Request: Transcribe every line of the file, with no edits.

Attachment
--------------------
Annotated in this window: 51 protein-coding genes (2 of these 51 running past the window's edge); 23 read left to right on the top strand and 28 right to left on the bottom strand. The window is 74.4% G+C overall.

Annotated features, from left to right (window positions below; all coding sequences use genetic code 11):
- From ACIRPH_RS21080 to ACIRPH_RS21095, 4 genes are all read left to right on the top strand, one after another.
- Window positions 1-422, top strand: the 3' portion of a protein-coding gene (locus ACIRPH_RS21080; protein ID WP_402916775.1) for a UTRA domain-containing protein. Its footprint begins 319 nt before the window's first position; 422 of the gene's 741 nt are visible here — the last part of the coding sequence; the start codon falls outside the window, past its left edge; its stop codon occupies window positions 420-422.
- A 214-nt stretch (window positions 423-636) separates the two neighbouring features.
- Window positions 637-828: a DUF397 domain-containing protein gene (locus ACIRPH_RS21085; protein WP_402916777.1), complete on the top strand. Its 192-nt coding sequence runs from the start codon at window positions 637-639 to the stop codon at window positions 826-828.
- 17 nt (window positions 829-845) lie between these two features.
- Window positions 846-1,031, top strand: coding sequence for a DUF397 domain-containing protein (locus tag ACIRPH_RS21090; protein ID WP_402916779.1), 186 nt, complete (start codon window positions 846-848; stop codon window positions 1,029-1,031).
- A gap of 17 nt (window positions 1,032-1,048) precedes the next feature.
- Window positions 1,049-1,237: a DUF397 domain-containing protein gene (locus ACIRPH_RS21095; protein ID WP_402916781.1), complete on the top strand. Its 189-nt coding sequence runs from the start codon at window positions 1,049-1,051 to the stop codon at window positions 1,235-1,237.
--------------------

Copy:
Annotated in this window: 51 protein-coding genes (2 of these 51 running past the window's edge); 23 read left to right on the top strand and 28 right to left on the bottom strand. The window is 74.4% G+C overall.

Annotated features, from left to right (window positions below; all coding sequences use genetic code 11):
- From ACIRPH_RS21080 to ACIRPH_RS21095, 4 genes are all read left to right on the top strand, one after another.
- Window positions 1-422, top strand: the 3' portion of a protein-coding gene (locus ACIRPH_RS21080; protein ID WP_402916775.1) for a UTRA domain-containing protein. Its footprint begins 319 nt before the window's first position; 422 of the gene's 741 nt are visible here — the last part of the coding sequence; the start codon falls outside the window, past its left edge; its stop codon occupies window positions 420-422.
- A 214-nt stretch (window positions 423-636) separates the two neighbouring features.
- Window positions 637-828: a DUF397 domain-containing protein gene (locus ACIRPH_RS21085; protein WP_402916777.1), complete on the top strand. Its 192-nt coding sequence runs from the start codon at window positions 637-639 to the stop codon at window positions 826-828.
- 17 nt (window positions 829-845) lie between these two features.
- Window positions 846-1,031, top strand: coding sequence for a DUF397 domain-containing protein (locus tag ACIRPH_RS21090; protein ID WP_402916779.1), 186 nt, complete (start codon window positions 846-848; stop codon window positions 1,029-1,031).
- A gap of 17 nt (window positions 1,032-1,048) precedes the next feature.
- Window positions 1,049-1,237: a DUF397 domain-containing protein gene (locus ACIRPH_RS21095; protein ID WP_402916781.1), complete on the top strand. Its 189-nt coding sequence runs from the start codon at window positions 1,049-1,051 to the stop codon at window positions 1,235-1,237.